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Discussion Starter · #1 ·
I posted yesterday asking about the cesspool in a house we're considering buying.

New day, new problem. Next, I'd like to know if anyone has ever raised a ceiling.

This house has ceilings that are about 6'3" or so, in the second floor. A full-size, walk-up attic above. House built in 1910, wood frame. Plaster walls and ceilings. Some know & tube wiring is still visible in the attic, I do not know if it's live or not. The house has been rewired with romex at some point. I want to believe that the k&t is dead.

I thought that raising the ceiling would be impossible, but my brother in law said, why don't you just build a new set of joists for the attic a foot above the ones that are there, build the walls a foot higher, and then cut out the old, low joists? Sounds pretty simple on paper. You would just end up with a sloped ceiling the last foot or so, closest to the wall.

I'm seriously thinking this through, and realizing that to build the walls a foot higher, it would probably be better to completely re-frame the bedroom walls, so I don't end up with a kink in the walls for the top foot. Plus that would give me a reason to tear out the plaster and put drywall upstairs. So, now I'm completely re-building the second floor of this house from the floor up. Oh, and while I'm at it, why don't I change some walls around, add a few closets.....

Now, I was seriously thinking about re-wiring the place anyhow. And probably changing from electric baseboard heaters and putting in hot water baseboard heat, with an oil burner in the basement. Tearing out the walls would make those projects a whole lot easier.

I consider myself pretty handy with a tool belt. I've worked on some remodeling framing and wiring on my brother in law's house. Rewired the upstairs of my house. Have sweated a few pipes together. Granted, these projects I have in mind are orders of magnitude bigger than what I've done before. I know this will be different also because I will be working around a toddler and a newborn, which I'm concerned about. Leaving half of the house unoccupiable for an extended period of time will be a hard sell to the wife.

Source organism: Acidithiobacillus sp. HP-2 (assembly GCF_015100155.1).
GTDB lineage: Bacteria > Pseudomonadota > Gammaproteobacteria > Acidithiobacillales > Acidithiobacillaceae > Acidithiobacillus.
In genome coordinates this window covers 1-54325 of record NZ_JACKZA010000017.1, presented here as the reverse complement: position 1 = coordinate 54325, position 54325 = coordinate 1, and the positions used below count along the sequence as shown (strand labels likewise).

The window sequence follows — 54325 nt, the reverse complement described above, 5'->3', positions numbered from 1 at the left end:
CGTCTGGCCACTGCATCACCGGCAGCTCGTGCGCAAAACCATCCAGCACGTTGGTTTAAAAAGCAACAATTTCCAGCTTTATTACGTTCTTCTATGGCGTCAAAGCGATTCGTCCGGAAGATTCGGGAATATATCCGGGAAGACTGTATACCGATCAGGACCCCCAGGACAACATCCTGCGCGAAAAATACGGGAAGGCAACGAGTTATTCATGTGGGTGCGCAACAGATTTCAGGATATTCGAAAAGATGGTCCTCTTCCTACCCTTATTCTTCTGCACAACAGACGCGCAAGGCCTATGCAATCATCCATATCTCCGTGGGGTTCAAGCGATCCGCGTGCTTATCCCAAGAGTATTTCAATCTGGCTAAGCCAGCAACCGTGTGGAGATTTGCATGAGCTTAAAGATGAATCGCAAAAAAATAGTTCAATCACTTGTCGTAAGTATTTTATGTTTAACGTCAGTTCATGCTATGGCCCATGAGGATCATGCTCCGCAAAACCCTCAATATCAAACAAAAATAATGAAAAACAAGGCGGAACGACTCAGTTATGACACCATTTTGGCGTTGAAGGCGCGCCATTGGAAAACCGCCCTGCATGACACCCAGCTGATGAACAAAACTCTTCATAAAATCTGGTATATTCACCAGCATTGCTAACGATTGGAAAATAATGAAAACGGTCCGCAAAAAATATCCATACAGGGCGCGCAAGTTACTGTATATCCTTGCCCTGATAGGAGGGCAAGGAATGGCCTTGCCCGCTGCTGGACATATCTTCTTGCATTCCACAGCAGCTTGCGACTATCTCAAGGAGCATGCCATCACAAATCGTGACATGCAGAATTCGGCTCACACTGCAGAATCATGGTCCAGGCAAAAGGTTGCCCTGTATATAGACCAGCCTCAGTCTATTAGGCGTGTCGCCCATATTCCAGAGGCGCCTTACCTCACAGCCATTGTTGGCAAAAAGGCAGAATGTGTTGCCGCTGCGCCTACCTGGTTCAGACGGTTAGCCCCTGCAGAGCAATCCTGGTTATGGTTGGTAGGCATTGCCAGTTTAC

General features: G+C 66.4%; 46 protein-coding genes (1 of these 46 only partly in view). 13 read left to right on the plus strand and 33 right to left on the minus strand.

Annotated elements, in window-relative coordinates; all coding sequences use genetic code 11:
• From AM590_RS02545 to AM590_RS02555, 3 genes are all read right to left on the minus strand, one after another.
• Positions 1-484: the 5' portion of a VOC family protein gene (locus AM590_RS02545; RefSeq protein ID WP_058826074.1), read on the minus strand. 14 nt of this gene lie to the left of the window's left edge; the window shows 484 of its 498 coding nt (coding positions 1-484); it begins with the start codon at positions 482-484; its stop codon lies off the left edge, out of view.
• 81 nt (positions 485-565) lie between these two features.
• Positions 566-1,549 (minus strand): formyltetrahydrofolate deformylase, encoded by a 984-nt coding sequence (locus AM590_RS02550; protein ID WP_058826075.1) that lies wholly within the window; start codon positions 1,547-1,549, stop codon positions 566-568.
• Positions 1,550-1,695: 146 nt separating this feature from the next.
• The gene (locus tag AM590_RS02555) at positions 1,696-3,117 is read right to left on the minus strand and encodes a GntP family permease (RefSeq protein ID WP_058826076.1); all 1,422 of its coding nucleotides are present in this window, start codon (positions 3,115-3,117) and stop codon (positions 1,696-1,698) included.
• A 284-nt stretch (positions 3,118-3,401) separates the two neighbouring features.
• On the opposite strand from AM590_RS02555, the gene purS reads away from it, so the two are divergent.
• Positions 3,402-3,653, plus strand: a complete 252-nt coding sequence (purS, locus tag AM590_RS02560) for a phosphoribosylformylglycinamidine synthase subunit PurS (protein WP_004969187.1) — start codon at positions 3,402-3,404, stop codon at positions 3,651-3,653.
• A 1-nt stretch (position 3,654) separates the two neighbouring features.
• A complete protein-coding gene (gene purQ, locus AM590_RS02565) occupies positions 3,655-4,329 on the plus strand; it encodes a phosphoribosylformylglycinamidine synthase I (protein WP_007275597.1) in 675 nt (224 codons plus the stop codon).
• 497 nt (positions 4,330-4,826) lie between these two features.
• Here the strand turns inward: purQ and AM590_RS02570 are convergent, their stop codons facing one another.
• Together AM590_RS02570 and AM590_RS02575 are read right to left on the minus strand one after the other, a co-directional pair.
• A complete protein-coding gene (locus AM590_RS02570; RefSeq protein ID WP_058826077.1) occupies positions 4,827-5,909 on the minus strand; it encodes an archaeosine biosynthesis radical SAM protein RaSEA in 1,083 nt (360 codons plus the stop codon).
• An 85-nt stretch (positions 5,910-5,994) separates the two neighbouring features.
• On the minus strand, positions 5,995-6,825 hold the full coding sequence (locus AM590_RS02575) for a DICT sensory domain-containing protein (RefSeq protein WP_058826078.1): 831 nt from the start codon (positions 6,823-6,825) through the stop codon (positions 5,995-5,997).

I think I know what the practical minds here are going to tell me.

Now, hear me out. This house is on the market for $75,000. Other similar houses in the area, which all have their own problems, sell for $100-115,000. If we're going to spend $30,000 fixing problems in these houses, I'd rather start with at $75,000 one than a $115,000 one. All of these houses could use replacement windows, a good coat of exterior paint at the very least, insulation wherever I can stuff it, etc. Typical stuff for a hundred-year-old house. Granted, this house may have more issues than others, but the lower cost is really sucking me in. This house has been on the market for 5 months already, that should be a warning to me also that others have passed on this 'great deal'. But the area is so nice, the property is decent and has a big garage/barn that we could park 3 cars in if we wanted.

Well, what do you think?

Stay tuned for tomorrow's problem with this house. Here's a teaser - water....

Thanks for your input.
John
 

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Discussion Starter · #5 ·
Yes, the idea of living in the house may get to be a problem. One possible solution would be to relocate the family to the family room. The man in the house right now is ill and it's hard for him to get up the stairs, and has converted the family room into a bedroom. Even set up a shower stall outside the half-bath down there. Maybe we could ask him to leave it.

I've heard that plaster isn't inherently bad. I have a hard time believing it. Maybe I have a bitter taste in my mouth because my 1947 house has the following, from the studs out:
(inside of wall cavity)
sheet of what looks like drywall. about 3/8 to half inch thick. Brown paper on both sides.
half to maybe 3/4 of an inch of concrete. Not plaster, this looks like honest-to-goodness portland cement concrete, with sand only (no coarse aggregate). Yes, it's that thick. Dark grey color. Dulls drill bits and saw blades like nobody's business.
skim coat of white plaster. maximum 1/8" thick
paint.

I keep a chunk of this that I cut out for an outlet box to show people.

I'd prefer working with drywall, fiberglass joint tape, joint compound and the stupid 'hollow wall anchors' any day over this concrete stuff that spalls an inch and a half diameter area if you try to drive or screw into the wall. URGH! :mad:

John
 
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